Traveling through the south in the summer of 2007, I realized a few things. For one, it was hot. Really hot. Second, I was really tired of driving. That day I’d made it from Savannah, Georgia up to the middle of North Carolina. There wasn’t a soul to be found on the state road I was driving on, so I pulled over and got out. I gazed up at the sun, then down at the asphalt and stood there in a mixture of awe and dehydration for a few minutes. At the side of the road was an abandoned service station – the heat slowly slithering off the top of the old black roof.
Though I grew up in Chicago and am no stranger to what muggy feels like, this was oppressive – the equivalent perhaps of being inside someone’s mouth, with a fever. I started the car again, the heat and sun still on my mind and drove through the scrappy outskirts of Durham, looking for signs of minor league baseball and Tim Robbins. Though I found neither, I parked my car in a shaded garage, 6 floors above ground – enough altitude for a view of tarred rooftops stretching miles into the horizon. The panorama was a mirage of pale grey roofline and hazy sky. At that moment, I began thinking about why it was that none of these properties had solar panels on them.
I began researching tax credits and payback periods for solar hot water systems and photovoltaics in my own state of Oregon. I was blown away by what I found. Just a month earlier, the Oregon legislature had passed a huge bill to spur solar implementation. They offer a 50% tax credit for businesses installing solar equipment. Couple this with rapid depreciation, an incentive from the energy trust of Oregon, and a federal tax credit, and there is zero net cost after 1 year. Zero cost! What?! Every single business in the state should be getting in on this.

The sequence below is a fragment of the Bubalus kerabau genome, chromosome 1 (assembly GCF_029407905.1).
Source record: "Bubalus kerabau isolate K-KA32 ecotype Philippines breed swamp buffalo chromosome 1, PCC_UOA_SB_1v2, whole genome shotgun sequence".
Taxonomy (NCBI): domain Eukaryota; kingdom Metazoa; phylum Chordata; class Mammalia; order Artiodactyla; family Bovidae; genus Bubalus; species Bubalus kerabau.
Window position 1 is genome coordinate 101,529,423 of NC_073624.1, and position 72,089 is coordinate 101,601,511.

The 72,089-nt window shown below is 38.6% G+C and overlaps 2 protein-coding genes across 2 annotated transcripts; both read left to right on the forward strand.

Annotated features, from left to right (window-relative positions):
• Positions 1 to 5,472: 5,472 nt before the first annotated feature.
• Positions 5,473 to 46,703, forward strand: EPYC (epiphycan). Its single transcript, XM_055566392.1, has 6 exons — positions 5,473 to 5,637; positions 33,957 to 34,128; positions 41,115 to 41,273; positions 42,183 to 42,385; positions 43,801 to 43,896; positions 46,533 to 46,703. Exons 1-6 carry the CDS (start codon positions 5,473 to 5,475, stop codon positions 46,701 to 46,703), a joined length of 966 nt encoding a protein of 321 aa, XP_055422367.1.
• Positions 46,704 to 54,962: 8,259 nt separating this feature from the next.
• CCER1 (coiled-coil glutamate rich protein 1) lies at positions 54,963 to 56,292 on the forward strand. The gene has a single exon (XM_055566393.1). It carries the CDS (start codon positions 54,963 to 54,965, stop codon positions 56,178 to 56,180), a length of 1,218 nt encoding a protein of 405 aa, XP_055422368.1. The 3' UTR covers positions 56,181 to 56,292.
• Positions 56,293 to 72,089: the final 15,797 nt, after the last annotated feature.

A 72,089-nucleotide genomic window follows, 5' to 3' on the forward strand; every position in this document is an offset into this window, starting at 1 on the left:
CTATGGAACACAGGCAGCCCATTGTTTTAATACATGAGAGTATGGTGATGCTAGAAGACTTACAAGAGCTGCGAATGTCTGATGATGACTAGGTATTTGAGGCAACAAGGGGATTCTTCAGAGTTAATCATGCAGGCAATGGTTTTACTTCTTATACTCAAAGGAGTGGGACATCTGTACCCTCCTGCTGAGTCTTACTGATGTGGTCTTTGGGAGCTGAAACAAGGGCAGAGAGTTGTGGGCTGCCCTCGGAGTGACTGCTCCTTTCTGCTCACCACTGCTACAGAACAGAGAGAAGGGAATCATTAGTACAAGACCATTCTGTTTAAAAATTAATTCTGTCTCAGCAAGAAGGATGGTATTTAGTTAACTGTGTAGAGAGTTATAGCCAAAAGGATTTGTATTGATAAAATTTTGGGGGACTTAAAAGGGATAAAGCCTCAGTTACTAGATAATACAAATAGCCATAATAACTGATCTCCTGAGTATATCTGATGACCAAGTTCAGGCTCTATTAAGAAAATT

My old friend Dave Llorens called me an hour later, explaining he was at a career crossroads and didn’t know which path to take. I explained the solar incentives passed in Oregon and urged him to look into options in California. Perhaps we could form our own solar water heating business? To do that, we figured the best way to learn all that we’d need to learn about solar was to communicate it to everyone else who was also interested. A month later, solarpowerrocks.com was launched.
While I was still finishing my master’s in I/O psychology, Dave landed a job providing solar solutions to San Francisco area businesses and homeowners. Utilizing his honesty, humor (I argue this is a skill), intellect, and persistence, he has become the best salesperson in the company in less than 6 months. Now that I have completed my master’s program, I am now an independent solar energy consultant and a human resource management consultant. How about that?